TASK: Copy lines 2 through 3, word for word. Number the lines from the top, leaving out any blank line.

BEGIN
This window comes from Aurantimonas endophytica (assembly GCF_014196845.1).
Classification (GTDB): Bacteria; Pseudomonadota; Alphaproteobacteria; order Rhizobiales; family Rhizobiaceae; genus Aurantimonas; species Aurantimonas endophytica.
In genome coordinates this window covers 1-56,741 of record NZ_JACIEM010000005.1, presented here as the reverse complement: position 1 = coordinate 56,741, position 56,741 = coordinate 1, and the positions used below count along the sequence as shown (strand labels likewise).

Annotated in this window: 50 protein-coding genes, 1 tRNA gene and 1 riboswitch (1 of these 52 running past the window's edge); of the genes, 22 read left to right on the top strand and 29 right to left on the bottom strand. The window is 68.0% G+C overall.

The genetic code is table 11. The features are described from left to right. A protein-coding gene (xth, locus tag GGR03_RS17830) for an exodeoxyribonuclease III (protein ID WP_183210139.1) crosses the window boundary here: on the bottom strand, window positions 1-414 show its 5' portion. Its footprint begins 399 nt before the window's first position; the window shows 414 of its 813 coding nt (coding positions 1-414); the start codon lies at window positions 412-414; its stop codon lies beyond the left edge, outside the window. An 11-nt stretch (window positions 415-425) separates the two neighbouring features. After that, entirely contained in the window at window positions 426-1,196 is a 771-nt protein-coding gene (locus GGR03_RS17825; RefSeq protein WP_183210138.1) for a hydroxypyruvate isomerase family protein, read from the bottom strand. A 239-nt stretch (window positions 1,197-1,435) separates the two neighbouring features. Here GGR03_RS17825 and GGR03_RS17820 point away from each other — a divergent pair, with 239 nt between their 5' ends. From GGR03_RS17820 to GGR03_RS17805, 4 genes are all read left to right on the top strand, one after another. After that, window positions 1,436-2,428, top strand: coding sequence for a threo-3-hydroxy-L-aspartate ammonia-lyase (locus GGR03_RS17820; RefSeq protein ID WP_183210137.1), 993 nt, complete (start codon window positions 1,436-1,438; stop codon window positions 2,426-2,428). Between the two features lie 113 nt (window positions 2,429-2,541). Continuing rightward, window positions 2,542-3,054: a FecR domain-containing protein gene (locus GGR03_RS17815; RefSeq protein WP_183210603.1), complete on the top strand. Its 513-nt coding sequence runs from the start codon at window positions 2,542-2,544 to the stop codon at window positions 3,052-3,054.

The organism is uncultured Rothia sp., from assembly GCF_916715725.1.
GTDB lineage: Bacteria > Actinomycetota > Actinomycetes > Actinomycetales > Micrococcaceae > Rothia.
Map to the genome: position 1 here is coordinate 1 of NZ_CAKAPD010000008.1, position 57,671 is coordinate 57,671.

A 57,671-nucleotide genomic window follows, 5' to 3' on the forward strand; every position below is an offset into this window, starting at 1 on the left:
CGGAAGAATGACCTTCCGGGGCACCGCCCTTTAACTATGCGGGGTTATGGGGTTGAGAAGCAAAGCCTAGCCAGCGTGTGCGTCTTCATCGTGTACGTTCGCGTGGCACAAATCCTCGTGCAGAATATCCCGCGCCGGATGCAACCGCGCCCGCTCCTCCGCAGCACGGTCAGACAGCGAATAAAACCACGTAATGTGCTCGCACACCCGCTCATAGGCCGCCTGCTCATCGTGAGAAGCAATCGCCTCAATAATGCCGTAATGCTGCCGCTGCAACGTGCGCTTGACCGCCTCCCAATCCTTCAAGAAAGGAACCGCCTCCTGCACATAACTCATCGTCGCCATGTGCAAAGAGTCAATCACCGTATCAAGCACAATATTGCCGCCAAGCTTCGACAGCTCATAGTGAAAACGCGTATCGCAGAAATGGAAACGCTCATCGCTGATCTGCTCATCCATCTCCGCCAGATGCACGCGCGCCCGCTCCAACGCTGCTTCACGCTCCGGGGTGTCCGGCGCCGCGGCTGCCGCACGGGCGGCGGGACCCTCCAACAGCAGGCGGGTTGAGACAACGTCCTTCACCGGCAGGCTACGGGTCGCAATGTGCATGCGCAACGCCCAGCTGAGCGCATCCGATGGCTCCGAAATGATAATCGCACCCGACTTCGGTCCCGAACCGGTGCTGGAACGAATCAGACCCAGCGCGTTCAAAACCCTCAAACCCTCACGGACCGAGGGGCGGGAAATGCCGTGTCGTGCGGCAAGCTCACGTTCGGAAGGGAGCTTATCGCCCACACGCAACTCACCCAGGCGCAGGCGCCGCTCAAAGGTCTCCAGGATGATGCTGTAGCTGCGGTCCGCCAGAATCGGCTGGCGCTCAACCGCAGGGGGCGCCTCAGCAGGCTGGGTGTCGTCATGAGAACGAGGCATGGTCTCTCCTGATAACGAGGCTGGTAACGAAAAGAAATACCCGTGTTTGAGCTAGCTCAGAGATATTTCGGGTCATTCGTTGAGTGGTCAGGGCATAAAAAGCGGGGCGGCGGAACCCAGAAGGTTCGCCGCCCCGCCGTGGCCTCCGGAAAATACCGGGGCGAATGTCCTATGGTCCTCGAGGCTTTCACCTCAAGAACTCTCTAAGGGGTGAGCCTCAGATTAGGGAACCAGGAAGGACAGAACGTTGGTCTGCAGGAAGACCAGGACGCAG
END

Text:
Classification (GTDB): Bacteria; Pseudomonadota; Alphaproteobacteria; order Rhizobiales; family Rhizobiaceae; genus Aurantimonas; species Aurantimonas endophytica.
In genome coordinates this window covers 1-56,741 of record NZ_JACIEM010000005.1, presented here as the reverse complement: position 1 = coordinate 56,741, position 56,741 = coordinate 1, and the positions used below count along the sequence as shown (strand labels likewise).